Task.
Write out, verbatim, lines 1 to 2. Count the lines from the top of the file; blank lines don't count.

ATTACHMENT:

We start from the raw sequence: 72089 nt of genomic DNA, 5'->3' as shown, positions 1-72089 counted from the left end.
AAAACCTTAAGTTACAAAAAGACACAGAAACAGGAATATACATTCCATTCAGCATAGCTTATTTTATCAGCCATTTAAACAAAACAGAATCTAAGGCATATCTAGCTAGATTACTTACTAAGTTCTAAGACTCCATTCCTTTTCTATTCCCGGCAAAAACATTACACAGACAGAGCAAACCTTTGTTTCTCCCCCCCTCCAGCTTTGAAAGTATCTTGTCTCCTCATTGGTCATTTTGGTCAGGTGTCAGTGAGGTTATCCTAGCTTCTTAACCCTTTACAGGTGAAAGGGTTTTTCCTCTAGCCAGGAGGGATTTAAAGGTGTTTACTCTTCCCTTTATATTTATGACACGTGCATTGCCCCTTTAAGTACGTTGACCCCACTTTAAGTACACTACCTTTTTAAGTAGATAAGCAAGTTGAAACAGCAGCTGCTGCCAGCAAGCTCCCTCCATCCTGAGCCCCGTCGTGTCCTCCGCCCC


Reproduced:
We start from the raw sequence: 72089 nt of genomic DNA, 5'->3' as shown, positions 1-72089 counted from the left end.
AAAACCTTAAGTTACAAAAAGACACAGAAACAGGAATATACATTCCATTCAGCATAGCTTATTTTATCAGCCATTTAAACAAAACAGAATCTAAGGCATATCTAGCTAGATTACTTACTAAGTTCTAAGACTCCATTCCTTTTCTATTCCCGGCAAAAACATTACACAGACAGAGCAAACCTTTGTTTCTCCCCCCCTCCAGCTTTGAAAGTATCTTGTCTCCTCATTGGTCATTTTGGTCAGGTGTCAGTGAGGTTATCCTAGCTTCTTAACCCTTTACAGGTGAAAGGGTTTTTCCTCTAGCCAGGAGGGATTTAAAGGTGTTTACTCTTCCCTTTATATTTATGACACGTGCATTGCCCCTTTAAGTACGTTGACCCCACTTTAAGTACACTACCTTTTTAAGTAGATAAGCAAGTTGAAACAGCAGCTGCTGCCAGCAAGCTCCCTCCATCCTGAGCCCCGTCGTGTCCTCCGCCCC